Granted, a pillar of our political spectacle is lying. We’re inured to most political lying, and even when some lies disturb us, we may choose to overlook them or to pretty them up by thinking of them as “truthiness” (pax, Colbert). Some people wanted to overlook Nixon’s and Clinton’s lies, and indeed, Clinton survived the exposure, so to speak, of his lies about a White House dalliance.
Radio comedian Fred Allen once observed, “You can take all the sincerity in Hollywood, place it in the navel of a firefly, and still have enough room for three caraway seeds and a producer’s heart.” (That’s a nicely written joke, by the way, partly because we don’t see the specificity of caraway seeds coming, and also because the joke just keeps building until the very last word.) At any rate, if we replace “sincerity” either with “truth” or “shame” and replace “Hollywood” with “American politics,” then Allen becomes a political scientist. Going to American politics in search of truth or shame is indeed like going to Hollywood in search of sincerity.
That said, the Republicans’ lies about legislative changes to the health-care system fascinate. I will pause here to grant (once more) that all politicians lie, not just Republicans, and that there may well be much to which to object in the legislation, so I’m not indirectly defending either the Democrats or the legislation. I’m merely concentrating on the Republicans’ lies because they seem especially intriguing, and even from the perspective of rhetoric’s long tradition of hyperbole, they astound. Let’s review a few of them:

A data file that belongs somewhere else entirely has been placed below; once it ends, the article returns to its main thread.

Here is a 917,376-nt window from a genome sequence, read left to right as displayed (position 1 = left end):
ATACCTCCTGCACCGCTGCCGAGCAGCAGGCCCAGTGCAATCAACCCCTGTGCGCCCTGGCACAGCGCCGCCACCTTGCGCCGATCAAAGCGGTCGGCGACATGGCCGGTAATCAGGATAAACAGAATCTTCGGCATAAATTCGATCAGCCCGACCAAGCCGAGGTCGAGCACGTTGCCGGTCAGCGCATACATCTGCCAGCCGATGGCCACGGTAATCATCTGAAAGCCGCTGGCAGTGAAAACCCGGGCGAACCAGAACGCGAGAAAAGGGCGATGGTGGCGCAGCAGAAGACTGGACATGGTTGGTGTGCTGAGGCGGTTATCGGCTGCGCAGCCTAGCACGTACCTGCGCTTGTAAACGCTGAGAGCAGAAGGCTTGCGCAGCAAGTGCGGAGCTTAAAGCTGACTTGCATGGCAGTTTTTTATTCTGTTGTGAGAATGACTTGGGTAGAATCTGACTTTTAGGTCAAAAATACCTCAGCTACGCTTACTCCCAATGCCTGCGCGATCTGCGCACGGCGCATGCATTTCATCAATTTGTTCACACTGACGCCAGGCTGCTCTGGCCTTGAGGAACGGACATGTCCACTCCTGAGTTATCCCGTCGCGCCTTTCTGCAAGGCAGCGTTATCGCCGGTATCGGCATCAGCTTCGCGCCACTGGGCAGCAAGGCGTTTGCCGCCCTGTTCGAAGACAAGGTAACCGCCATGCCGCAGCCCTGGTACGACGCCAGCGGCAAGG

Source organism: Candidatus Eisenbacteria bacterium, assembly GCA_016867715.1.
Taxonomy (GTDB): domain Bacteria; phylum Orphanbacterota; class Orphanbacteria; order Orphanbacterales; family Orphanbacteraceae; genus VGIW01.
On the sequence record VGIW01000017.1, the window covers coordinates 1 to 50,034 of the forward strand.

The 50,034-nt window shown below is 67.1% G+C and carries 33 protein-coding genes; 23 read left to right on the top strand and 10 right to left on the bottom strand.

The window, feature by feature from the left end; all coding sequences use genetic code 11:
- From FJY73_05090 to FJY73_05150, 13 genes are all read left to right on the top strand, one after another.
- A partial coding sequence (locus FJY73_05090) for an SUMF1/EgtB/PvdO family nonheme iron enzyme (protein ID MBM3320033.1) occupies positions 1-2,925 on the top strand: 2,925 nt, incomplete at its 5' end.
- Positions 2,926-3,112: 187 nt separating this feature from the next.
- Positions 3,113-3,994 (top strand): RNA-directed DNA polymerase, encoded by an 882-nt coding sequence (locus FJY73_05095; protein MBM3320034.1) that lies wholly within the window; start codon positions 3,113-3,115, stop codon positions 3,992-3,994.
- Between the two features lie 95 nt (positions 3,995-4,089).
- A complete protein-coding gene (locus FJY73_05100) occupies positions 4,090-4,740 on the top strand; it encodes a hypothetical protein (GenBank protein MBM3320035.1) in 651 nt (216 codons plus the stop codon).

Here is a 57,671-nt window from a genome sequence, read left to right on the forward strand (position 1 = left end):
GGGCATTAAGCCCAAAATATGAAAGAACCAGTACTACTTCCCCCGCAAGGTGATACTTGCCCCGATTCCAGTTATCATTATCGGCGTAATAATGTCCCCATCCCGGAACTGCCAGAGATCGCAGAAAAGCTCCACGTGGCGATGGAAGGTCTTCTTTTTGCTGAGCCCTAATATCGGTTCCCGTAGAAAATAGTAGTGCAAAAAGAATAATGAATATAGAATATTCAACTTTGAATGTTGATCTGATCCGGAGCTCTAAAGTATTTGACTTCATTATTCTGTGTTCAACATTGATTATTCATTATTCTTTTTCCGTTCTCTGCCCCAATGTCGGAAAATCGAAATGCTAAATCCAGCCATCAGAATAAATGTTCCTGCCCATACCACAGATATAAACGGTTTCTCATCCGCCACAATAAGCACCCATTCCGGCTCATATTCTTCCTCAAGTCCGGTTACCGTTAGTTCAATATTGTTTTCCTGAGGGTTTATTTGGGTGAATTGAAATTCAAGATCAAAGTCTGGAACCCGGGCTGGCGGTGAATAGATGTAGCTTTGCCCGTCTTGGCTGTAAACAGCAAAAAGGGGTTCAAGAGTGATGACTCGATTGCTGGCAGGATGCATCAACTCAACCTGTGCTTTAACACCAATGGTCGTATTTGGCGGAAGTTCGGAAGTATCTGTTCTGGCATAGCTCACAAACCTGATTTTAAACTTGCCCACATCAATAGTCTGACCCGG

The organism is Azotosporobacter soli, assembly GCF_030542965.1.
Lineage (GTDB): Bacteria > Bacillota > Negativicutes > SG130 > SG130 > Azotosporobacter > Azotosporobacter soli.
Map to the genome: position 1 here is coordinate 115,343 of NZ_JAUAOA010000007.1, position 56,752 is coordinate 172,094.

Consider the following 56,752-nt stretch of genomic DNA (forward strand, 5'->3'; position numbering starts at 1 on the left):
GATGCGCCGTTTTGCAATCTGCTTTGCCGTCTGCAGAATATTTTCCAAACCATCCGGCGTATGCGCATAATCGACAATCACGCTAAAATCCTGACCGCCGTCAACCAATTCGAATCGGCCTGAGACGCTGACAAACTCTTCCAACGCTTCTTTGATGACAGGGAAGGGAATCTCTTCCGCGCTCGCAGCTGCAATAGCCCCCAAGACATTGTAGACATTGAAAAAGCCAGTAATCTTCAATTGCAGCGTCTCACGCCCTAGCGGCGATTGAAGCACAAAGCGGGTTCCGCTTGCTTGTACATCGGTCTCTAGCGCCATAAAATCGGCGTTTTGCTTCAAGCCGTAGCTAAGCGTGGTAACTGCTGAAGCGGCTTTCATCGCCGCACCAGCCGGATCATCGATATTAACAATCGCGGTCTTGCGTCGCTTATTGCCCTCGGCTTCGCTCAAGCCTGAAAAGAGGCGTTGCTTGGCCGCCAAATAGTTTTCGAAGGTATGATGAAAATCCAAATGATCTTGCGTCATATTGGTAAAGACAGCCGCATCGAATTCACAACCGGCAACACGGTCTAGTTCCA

The legislation is an example of socialism. No, it isn’t. There isn’t a reliable definition of socialism that will encompass this legislation, partly because it will provide more customers to health-care corporations, doctors, and hospitals that are not of the government. This legislation makes Obama look like . . . Eisenhower. Eisenhower: not a socialist.
The legislation includes provisions for “death panels.” No, it doesn’t. Not even close.
The legislation was written in secret. No, it wasn’t. Obviously, there was lots of behind-the-scenes maneuvering, chiefly to do with legislative process-trickeration (pax, Bobby Bowden), but the main proposals were reported on exhaustively and are now being listed, ad nauseum, by newscasters, and are not being greeted by surprise, let alone shock.
The legislation was strictly a product of left-leaning Democrats. No, it wasn’t. The Republicans made similar proposals in the 1990s, and no serious conception of a “Left” in American politics can include such basic, pragmatic proposals as doing away with the infamous “donut hole” and attempting to prevent insurance-companies from cutting off benefits pretty much arbitrarily. True, some self-identified Leftists may like some of the proposals, but the proposals themselves are not of the Left.
The American people opposed this legislation. No. Those citizens paying some attention were and are of widely varying (and mutable?) opinions, and besides, you lost me at “the American people,” which is always the start of an unsupportable generalization, albeit a favorite one of all politicians.